After some time, you’ll also unlock plague weapons permanently in your inventory, giving you the option to put them into a second slot and giving Corvus a mix of permanent and one-time use plague weapons to play with. As you engage enemies you’ll receive random drops of weapon-specific upgrade points that can then be used to boost the attack stats of your collection. Use your claw to attack a hammer wielding enemy and they will drop hammer upgrades, sword enemies will drop sword upgrades and so on.
When it comes to leveling up Corvus’ core stats, all you have to worry about is pumping your memory shards into Strength, Vitality, and Plague attributes, and each level you gain rewards you with a talent point to spend in the game’s talent skill tree. This is where you can freely unlock and then reset various skills at your convenience to build a Corvus that best suits your playstyle. You may want to pump all your points into your saber, for example, to ensure it gives you a lot of energy back when you attack – energy is what you need to perform plague weapon attacks, after all – and there are also upgrades for your claw , dodge, deflection skills, quills, and more general stuff like buffs to your attacks when your health drops below a certain level.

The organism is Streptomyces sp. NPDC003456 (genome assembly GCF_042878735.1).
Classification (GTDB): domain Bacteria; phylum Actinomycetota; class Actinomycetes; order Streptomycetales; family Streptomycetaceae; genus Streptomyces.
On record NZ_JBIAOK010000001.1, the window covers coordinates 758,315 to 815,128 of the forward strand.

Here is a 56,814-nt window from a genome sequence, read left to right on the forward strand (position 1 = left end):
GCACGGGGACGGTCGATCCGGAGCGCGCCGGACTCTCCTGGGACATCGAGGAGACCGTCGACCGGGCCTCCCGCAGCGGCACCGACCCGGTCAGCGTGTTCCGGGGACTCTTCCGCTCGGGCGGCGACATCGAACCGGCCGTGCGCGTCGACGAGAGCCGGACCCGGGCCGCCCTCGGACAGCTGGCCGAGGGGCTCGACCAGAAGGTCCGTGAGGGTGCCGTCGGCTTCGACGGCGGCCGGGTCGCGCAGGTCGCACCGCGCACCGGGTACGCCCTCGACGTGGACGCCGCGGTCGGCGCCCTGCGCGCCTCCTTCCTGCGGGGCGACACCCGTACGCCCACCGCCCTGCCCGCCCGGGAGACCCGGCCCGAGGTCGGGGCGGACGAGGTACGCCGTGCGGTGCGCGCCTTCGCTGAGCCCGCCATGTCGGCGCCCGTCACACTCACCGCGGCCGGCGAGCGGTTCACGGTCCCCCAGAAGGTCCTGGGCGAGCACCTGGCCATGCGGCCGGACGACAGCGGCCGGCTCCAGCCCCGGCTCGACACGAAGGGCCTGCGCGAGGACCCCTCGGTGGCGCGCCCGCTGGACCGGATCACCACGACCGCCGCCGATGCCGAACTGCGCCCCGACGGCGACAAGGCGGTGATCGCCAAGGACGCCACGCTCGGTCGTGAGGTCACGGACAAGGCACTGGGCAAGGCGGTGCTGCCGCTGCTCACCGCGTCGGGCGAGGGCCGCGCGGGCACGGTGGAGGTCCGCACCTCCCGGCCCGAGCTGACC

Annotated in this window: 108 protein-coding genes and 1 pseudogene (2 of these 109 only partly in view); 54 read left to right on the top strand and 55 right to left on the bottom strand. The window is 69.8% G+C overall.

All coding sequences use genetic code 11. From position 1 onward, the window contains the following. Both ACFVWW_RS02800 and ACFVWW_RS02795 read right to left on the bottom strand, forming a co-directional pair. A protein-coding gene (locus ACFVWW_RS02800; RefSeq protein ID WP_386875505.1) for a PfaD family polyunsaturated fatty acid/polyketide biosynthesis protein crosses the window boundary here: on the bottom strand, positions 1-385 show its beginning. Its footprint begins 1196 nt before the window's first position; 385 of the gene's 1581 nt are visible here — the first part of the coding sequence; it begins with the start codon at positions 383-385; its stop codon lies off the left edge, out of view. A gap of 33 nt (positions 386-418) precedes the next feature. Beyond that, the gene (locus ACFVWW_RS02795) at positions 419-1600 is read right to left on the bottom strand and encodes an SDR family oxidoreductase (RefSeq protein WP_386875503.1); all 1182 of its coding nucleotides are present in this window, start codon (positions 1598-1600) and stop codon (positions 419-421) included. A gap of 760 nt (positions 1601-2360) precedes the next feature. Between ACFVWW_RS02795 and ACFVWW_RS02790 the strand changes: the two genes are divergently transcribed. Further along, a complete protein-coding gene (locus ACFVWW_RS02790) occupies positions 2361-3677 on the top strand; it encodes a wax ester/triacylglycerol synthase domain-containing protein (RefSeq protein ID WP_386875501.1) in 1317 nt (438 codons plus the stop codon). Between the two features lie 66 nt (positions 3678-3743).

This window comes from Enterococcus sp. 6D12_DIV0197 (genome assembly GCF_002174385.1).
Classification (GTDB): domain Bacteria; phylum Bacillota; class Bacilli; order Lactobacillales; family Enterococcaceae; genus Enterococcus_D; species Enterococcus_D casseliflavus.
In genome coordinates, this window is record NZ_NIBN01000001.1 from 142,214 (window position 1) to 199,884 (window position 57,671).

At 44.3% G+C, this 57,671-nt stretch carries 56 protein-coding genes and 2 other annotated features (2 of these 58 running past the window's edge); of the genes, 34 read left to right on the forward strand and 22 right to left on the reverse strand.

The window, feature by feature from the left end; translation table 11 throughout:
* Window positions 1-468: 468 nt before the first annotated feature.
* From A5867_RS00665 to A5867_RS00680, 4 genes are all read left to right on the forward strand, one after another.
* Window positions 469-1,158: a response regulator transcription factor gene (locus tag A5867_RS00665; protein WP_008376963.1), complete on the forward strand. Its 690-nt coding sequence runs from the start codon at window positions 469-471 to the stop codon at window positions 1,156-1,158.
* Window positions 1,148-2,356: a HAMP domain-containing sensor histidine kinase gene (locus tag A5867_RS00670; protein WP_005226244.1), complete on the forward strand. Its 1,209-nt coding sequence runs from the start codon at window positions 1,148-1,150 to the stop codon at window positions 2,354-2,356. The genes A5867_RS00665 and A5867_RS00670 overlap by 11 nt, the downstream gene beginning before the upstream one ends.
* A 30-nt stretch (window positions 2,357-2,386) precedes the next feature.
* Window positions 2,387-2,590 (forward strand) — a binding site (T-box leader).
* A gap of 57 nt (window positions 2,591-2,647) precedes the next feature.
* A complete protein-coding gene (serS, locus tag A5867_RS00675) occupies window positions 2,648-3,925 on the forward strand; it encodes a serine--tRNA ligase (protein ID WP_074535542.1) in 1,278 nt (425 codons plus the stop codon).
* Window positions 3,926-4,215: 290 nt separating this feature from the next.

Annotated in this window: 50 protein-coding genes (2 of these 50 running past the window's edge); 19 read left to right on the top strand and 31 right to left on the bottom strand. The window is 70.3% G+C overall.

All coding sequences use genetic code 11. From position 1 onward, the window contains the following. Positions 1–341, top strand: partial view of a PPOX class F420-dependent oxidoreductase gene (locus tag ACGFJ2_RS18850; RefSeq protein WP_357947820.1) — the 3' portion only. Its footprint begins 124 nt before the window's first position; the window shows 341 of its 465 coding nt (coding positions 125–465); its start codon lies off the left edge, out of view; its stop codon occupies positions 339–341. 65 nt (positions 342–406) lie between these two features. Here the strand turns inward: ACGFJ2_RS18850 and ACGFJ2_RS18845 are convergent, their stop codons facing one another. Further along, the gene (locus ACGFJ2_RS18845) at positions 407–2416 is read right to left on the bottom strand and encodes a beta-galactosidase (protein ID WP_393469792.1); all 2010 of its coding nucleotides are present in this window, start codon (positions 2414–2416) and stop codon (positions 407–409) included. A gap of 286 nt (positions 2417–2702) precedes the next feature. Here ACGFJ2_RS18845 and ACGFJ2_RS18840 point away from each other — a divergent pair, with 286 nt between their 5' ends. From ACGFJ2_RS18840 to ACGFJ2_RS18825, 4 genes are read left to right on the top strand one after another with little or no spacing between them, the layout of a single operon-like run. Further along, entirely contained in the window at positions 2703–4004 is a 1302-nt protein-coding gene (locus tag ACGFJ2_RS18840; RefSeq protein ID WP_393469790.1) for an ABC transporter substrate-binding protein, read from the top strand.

The core combat system here is actually pretty solid and unique stuff, at least on paper. However, you may have noticed that we mention quills, dodges, and deflections in the last paragraph, and this is where things start to fall apart. Thymesia has way too many systems in play for its own good, some of which feel completely pointless and most of which feel like they need some refinement and tweaking due to how annoyingly narrow their options are.
Take the game’s quills as an example. These are used to offset an enemy’s charged attacks and delay wound regeneration, and are deployed with a quick press of the left trigger. After being introduced to this mechanic in the tutorial, we completely forgot about it. It just feels unnecessary, does very little damage – at least until you level it up – and just dodging charged attacks and then going in for some saber and claw attacks feels like a much better option.
The same issue extends to the game’s deflection system. Time your block with the left shoulder button and you’ll deflect an enemy’s attack. Fair enough. But the reward for doing this is not worth the difficulty of mastering the extremely tight and difficult timing. There’s no opening for the enemy to do a fancy riposte here, so it’s much better to just dodge away.
But even dodging has its issues, feeling unrefined – especially in this Switch Cloud version, which we’ll discuss in a bit – and for the most part we opted to hammer the dodge button instead of trying to get into a rhythm of perfect escapes.
It all results in battles that feel loose and baggy on the defensive side of things, never reaching a place where it makes the player feel like they’re in total control, weaving in and out of enemy attacks and delivering resistance when the opportunity presents itself. In short, on offense, Thymesia mostly feels good, but outside of this, it’s a jumble of mechanics that could, and should, have been streamlined. Take out the springs and deflection and just give us plague weapons, saber/claw attacks and a dodge and this might have felt a lot slicker overall.